In 2004 around 75% of Uk government debt was owned by insurance and pension companies. The rest was almost entirely owned by overseas interests, Banks held almost none, and nor did the government.
Ritchie a decade ago:
It was in this way that the banks profited enormously from quantitative easing. Because the government was, effectively, forcing the price of gilts up by pushing the interest rate down in pursuit of its monetary policy the bank , without having to take any action or initiative of their own, make a profit.
How much profit that was is hard to guess at. It would be invaluable if research was undertaken to establish this. But I suspect that a significant part of the £199 billion of spending on QE was turned, almost immediately into profit by UK based banks. It is this fact, and nothing else, that restored bank profitability and bank bonuses in 2009.
This may have achieved a result: the banks were more liquid as a result. I think that the wrong way of recapitalising the banks. It would have been substantially more honest to acquire equity stakes in them. But what this process did not do was a) mean that the Bank of England directly supported the deficit, although of course by implication it did or b) mean that more money was available to the economy as a whole. The banks who sold the gilts kept the proceeds on their balance sheets. Other institutions who made sales used the funds to inflate other asset prices.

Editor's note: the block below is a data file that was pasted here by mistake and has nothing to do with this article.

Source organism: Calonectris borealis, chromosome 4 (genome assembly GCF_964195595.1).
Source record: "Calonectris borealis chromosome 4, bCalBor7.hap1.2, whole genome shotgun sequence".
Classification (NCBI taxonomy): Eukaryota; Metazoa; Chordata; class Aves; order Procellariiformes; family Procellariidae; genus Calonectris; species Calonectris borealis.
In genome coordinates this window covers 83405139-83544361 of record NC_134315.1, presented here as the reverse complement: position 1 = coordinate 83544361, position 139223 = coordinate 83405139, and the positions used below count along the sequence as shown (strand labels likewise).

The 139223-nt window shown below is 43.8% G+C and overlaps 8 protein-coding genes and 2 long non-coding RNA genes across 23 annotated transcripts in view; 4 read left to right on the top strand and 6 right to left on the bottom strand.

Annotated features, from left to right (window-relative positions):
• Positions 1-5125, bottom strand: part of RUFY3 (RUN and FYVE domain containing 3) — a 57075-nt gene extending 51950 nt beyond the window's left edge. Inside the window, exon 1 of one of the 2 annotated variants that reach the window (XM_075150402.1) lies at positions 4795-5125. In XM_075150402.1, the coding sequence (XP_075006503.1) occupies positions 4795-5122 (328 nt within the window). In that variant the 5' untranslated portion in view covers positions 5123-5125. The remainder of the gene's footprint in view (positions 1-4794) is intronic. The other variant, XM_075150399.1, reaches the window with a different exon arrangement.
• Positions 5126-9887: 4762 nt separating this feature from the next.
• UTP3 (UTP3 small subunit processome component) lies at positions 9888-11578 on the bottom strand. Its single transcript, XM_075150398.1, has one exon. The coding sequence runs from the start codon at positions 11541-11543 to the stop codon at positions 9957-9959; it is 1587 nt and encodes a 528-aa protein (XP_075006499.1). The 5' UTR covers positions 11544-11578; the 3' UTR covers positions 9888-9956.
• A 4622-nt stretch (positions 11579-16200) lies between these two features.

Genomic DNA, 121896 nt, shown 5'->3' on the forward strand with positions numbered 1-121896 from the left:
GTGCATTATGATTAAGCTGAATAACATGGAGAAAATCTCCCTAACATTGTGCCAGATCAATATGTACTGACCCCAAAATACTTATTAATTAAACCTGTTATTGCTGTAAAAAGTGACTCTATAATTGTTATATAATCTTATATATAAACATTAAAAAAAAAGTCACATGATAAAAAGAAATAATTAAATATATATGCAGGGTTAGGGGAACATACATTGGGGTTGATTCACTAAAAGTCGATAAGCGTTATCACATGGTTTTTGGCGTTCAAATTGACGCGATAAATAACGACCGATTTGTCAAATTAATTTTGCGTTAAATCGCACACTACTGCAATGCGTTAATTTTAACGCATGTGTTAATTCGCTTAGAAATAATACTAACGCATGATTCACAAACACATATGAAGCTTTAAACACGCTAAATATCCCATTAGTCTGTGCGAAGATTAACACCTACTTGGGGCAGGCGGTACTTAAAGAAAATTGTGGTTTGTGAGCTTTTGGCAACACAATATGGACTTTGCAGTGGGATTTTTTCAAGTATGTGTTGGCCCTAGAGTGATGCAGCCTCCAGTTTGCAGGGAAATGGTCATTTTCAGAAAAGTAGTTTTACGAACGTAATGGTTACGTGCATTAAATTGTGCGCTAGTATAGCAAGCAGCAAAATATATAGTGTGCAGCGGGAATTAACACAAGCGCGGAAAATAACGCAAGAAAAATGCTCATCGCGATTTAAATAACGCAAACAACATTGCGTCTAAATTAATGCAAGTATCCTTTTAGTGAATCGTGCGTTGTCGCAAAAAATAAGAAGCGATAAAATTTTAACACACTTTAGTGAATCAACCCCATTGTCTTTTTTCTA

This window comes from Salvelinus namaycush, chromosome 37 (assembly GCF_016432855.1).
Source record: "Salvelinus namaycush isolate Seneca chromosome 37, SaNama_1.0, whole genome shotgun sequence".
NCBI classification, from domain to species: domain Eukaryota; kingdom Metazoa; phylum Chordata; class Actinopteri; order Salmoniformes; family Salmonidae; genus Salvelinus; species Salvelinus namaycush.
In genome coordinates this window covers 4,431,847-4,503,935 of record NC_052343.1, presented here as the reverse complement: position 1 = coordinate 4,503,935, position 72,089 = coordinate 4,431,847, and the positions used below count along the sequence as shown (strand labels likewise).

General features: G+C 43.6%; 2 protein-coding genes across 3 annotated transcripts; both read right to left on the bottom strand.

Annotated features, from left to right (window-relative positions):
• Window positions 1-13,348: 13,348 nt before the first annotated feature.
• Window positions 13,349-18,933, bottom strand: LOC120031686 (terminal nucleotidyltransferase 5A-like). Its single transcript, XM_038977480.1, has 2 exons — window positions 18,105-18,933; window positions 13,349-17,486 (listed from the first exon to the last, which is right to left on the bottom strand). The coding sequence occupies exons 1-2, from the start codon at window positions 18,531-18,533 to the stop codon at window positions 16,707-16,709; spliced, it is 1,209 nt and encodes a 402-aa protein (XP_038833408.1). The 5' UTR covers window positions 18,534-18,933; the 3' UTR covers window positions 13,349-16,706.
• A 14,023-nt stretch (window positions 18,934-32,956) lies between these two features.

I believe QE can work. But QE1 was captured by the banks.
That’s why QE2 has to be different.
As the banks didn’t own any gilts – in fact the banking system was short gilts at the beginning of QE – then of course the banks didn’t make the profit from the purchase of gilts, did they?
Still, we do have useful information here. Today is 12 April 2021. The claims about gilts, banks, QE and profits were made 4 November 2010. Thus it takes Richard Murphy 10 years and 159 days to catch up with reality. Not bad for someone who trendsets, produces the agenda for future actions.